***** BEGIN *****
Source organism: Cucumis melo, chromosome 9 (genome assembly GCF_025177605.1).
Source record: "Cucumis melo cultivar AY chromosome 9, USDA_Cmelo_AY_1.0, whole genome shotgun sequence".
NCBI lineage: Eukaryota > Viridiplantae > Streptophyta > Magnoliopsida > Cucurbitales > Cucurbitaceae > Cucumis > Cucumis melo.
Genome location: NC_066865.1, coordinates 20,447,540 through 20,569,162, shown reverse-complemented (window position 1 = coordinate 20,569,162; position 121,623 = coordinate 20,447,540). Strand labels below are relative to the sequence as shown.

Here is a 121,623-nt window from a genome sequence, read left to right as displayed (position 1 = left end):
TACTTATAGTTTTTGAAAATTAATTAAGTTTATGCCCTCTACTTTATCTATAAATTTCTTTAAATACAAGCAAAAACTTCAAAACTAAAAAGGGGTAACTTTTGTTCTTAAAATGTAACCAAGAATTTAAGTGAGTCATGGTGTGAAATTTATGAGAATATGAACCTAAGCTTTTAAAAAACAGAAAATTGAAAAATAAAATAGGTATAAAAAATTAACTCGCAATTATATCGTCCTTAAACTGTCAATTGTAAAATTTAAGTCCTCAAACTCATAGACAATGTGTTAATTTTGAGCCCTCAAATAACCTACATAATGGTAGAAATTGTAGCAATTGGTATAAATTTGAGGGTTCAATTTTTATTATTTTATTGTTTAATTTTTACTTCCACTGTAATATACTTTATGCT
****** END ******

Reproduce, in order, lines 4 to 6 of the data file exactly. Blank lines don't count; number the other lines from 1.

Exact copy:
Genome location: NC_066865.1, coordinates 20,447,540 through 20,569,162, shown reverse-complemented (window position 1 = coordinate 20,569,162; position 121,623 = coordinate 20,447,540). Strand labels below are relative to the sequence as shown.

Here is a 121,623-nt window from a genome sequence, read left to right as displayed (position 1 = left end):
TACTTATAGTTTTTGAAAATTAATTAAGTTTATGCCCTCTACTTTATCTATAAATTTCTTTAAATACAAGCAAAAACTTCAAAACTAAAAAGGGGTAACTTTTGTTCTTAAAATGTAACCAAGAATTTAAGTGAGTCATGGTGTGAAATTTATGAGAATATGAACCTAAGCTTTTAAAAAACAGAAAATTGAAAAATAAAATAGGTATAAAAAATTAACTCGCAATTATATCGTCCTTAAACTGTCAATTGTAAAATTTAAGTCCTCAAACTCATAGACAATGTGTTAATTTTGAGCCCTCAAATAACCTACATAATGGTAGAAATTGTAGCAATTGGTATAAATTTGAGGGTTCAATTTTTATTATTTTATTGTTTAATTTTTACTTCCACTGTAATATACTTTATGCT